- 8 drops Roman Chamomile
- 8 drops Eucalyptus
- 6 drops Lemon
- Essential oil wick inhaler
If you’re always getting seasonal hay fever, or want to finally get rid of that pharmaceutical asthma inhaler you might want to think about buying one of those neat essential oil inhalers. For this one, I chose only the oils that should work perfectly for the inhaler. Of course, roman chamomile had to be the star due to its host of anti-allergenic anti-inflammatory, and analgesic properties.
The entire blend will help ease nasal and eyelid inflammation while addressing most of the pain and discomfort associated with hay fever. The blend will actually boosts your immune system making you far less susceptible to getting the fever in the first place. To use this recipe, combine all the oils in a bowl and mix them up. Next, take out the wick from your EO inhaler and dunk it in the blend so it can absorb all the oils. Return the wick in the inhaler, cap tightly and then use it anytime of the day when the symptoms of hay fever become unbearable.
Recipe 2: Spring Cleansing Blend for Seasonal Hay Fever
- 12 drops Peppermint
- 10 drops Lemon
- 7 drops Lavender
- 5 drops Ravensara
- 2 oz (60ml) Fractionated coconut oil
- Glass dropper bottle
This here’s a topical application that should allow you to avoid hay fever, or treat it if you already missed the prevention phase. As always, peppermint essential oil is what all the doctors ordered for respiratory related conditions. It’s already present in most lozenges and cough drops, to expel both mucosa and phlegm, allow for quicker healing and calm irritated and inflamed airways.
Research actually shows that peppermint inhibits histamine release to control allergic reactions. So when combined with lemon and lavender, you’ve got a fool proof recipe for preventing and treating hay fever. Start by combining all the oils in the dropper bottle and top it off with fractionated coconut oil. Apply the oils on the temples, chest, back of the neck, and take a nice whiff every once in a while too.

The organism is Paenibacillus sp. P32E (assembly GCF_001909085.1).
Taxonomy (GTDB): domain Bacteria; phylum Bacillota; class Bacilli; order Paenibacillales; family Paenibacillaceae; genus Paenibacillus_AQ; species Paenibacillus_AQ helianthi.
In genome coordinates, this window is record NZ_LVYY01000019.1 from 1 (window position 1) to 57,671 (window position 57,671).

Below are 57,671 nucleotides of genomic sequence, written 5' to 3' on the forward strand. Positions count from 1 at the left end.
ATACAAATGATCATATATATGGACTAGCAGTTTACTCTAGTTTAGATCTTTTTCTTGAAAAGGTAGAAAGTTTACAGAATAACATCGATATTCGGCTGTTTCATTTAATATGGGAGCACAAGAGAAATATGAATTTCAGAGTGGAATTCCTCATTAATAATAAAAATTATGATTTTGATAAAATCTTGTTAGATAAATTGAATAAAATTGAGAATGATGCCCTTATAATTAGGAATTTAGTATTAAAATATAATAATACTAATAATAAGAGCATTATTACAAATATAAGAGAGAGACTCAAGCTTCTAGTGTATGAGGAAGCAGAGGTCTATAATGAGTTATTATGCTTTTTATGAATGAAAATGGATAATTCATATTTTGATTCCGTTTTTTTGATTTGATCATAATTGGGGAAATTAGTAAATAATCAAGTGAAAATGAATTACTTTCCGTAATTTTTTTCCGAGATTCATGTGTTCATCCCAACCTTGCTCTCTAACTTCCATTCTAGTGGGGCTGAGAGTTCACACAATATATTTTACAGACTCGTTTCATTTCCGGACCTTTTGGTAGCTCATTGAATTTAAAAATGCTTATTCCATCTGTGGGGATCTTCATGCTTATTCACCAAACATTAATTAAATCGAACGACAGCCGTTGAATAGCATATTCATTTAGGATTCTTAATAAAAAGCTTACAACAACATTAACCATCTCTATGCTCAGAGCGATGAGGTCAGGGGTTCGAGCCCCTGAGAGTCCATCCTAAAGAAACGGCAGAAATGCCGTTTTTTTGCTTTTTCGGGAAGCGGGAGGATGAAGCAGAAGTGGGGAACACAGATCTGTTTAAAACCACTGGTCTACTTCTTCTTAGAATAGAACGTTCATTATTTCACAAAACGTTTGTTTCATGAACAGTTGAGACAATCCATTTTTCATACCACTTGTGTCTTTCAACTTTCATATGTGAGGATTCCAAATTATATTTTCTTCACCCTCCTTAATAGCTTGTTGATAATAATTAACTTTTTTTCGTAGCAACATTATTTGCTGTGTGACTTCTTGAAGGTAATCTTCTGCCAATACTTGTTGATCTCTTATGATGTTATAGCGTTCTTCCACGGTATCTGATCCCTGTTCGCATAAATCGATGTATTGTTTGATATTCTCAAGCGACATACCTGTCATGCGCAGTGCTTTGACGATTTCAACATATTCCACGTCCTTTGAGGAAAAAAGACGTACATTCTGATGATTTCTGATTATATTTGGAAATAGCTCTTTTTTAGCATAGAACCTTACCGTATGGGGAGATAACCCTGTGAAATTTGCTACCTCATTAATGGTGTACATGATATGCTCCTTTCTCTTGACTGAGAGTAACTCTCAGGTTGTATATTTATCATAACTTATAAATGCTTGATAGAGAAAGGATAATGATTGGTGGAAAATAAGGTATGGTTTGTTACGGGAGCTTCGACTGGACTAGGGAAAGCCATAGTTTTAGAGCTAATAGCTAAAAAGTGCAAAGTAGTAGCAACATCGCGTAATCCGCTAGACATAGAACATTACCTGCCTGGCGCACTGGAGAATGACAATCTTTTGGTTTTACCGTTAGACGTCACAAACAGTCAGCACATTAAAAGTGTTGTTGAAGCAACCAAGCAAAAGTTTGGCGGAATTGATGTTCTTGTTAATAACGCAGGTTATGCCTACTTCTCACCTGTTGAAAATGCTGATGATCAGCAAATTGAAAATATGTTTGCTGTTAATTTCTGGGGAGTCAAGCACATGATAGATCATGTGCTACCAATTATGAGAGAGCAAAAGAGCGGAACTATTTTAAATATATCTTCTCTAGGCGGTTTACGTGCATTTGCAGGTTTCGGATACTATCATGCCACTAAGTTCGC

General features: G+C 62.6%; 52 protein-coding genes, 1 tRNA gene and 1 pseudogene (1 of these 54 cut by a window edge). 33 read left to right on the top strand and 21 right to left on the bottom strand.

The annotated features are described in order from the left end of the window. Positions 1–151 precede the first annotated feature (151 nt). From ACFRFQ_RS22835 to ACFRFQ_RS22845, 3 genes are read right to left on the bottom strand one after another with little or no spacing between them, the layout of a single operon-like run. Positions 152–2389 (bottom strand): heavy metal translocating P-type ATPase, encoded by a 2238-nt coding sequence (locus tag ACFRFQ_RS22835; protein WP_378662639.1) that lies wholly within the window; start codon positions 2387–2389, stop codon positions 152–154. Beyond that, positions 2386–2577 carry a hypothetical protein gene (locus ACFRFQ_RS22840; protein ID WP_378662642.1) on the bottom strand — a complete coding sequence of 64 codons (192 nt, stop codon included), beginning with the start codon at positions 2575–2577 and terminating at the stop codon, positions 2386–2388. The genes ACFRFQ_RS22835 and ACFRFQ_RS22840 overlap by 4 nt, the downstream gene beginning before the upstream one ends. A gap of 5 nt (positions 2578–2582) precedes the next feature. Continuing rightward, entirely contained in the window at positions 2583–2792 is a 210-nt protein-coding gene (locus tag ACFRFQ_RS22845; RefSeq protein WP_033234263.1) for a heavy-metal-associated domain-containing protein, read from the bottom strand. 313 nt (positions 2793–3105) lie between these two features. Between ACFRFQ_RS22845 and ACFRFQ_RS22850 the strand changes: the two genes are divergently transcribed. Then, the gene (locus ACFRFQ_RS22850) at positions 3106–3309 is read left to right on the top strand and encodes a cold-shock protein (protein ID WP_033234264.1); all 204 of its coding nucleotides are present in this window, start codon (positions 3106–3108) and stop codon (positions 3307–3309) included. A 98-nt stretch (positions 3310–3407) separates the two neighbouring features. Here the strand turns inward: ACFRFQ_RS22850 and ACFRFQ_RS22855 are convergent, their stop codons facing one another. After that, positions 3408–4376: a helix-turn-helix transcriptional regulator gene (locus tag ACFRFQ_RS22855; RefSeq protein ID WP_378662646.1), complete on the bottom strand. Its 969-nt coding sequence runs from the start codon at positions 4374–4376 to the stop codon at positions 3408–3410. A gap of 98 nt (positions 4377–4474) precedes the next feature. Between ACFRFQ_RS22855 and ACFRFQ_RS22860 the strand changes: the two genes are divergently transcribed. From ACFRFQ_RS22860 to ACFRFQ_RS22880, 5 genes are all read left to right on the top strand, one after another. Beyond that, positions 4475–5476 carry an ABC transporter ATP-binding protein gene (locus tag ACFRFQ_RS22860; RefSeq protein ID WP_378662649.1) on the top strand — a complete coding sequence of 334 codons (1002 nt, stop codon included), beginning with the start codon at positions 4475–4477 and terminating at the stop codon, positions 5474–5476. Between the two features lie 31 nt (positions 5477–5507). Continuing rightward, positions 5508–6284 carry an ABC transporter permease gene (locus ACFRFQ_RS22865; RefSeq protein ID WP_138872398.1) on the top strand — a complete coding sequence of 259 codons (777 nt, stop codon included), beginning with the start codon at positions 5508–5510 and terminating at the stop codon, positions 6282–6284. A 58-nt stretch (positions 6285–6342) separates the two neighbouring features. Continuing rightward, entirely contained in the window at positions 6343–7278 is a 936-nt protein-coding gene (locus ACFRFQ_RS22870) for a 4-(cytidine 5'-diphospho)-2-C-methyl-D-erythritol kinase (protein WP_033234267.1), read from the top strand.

Recipe 3: 50 Drop Hot Bath for Hay Fever
- 10 drops Lavender
- 15 drops Lemon
- 5 drops Camphor
- 10 drops Tea Tree
- Half cup Epsom salts
Like I always say, the best thing about using essential oils in your bath is that you dilute them completely and avoid any risk of exasperating sensitive skin. This one’s simple – Draw your bath as usual before dropping in all the 40 drops of EO goodness as indicated (dilute the essential oil in a few tsp of milk). Don’t forget the Epsom salts now. Next, stir with your arm to get a consistent mixture and soak in for about half an hour. Your body should begin feeling the decongestion, anti-inflammatory and detoxification properties of this hot soak.
Recipe 4: Hay Fever Diffuser Blend
- 6 drops Tea Tree
- 8 drops Lemon
- 4 drops Lavender/Peppermint
Time and time again I’ve always insisted on the importance of having a diffuser if you suffer from any respiratory condition. Be it asthma, allergies, hay fever, bronchitis, pneumonia or any other respiratory issue, a diffuser could be the difference between a quicker recovery or recurring attacks.
To make use of this diffuser recipe, start by dripping all the oils in your diffuser and using it as normal. Note that tea tree is crucial to diffuser recipe because in addition to killing allergens in the air, it also keeps the diffuser free from bacteria. The lemon also plays a similar role thanks to its potent antiseptic properties while the lavender or peppermint tie the whole thing up with a lovely scent.
Recipe 5: Homemade VapoRub for Hay Fever
- 10 drops Peppermint
- 8 drops Eucalyptus
- 6 drops Tea Tree
- 5 drops Camphor
- Half cup fractionated Coconut oil
- Quarter cup grated Beeswax
With hay fever, shortness of breath is always a day and night issues. So if you got it, you should expect some very annoying clogging. To make sure all the airways are wide open and more than fully functional, this here DIY vaporub is a life saver. To start, grab a massive mason jar and pour in the beeswax to get it melting. All you need is some hot water to sit the jar in and you’re good.
Stir properly to mix all beeswax and slowly add in the essential oils as shown above. Next, you pour the blend into tiny sized moulds and let them cool. Well done, now you have a super effective and all-natural vapor rub that will not only soothe the eyelids and nasal cavity of inflammation, but also act as an expectorant to improve your breathing. Use this natural vaporub blend by dabbing it on your temples, behind the skull and under the nose for unremitting inhalation.
The Final Word
There you have it my lovely Olive Nation – everything you need to know about Hay Fever all neatly wrapped up in one segment. Hopefully, preventing and treating the condition should be that much easier now. And we’ve all learned something new here; and that’s that Hay Fever is neither caused by hay, nor is it an actual fever. Just goes to show you can’t judge an ailment by its name.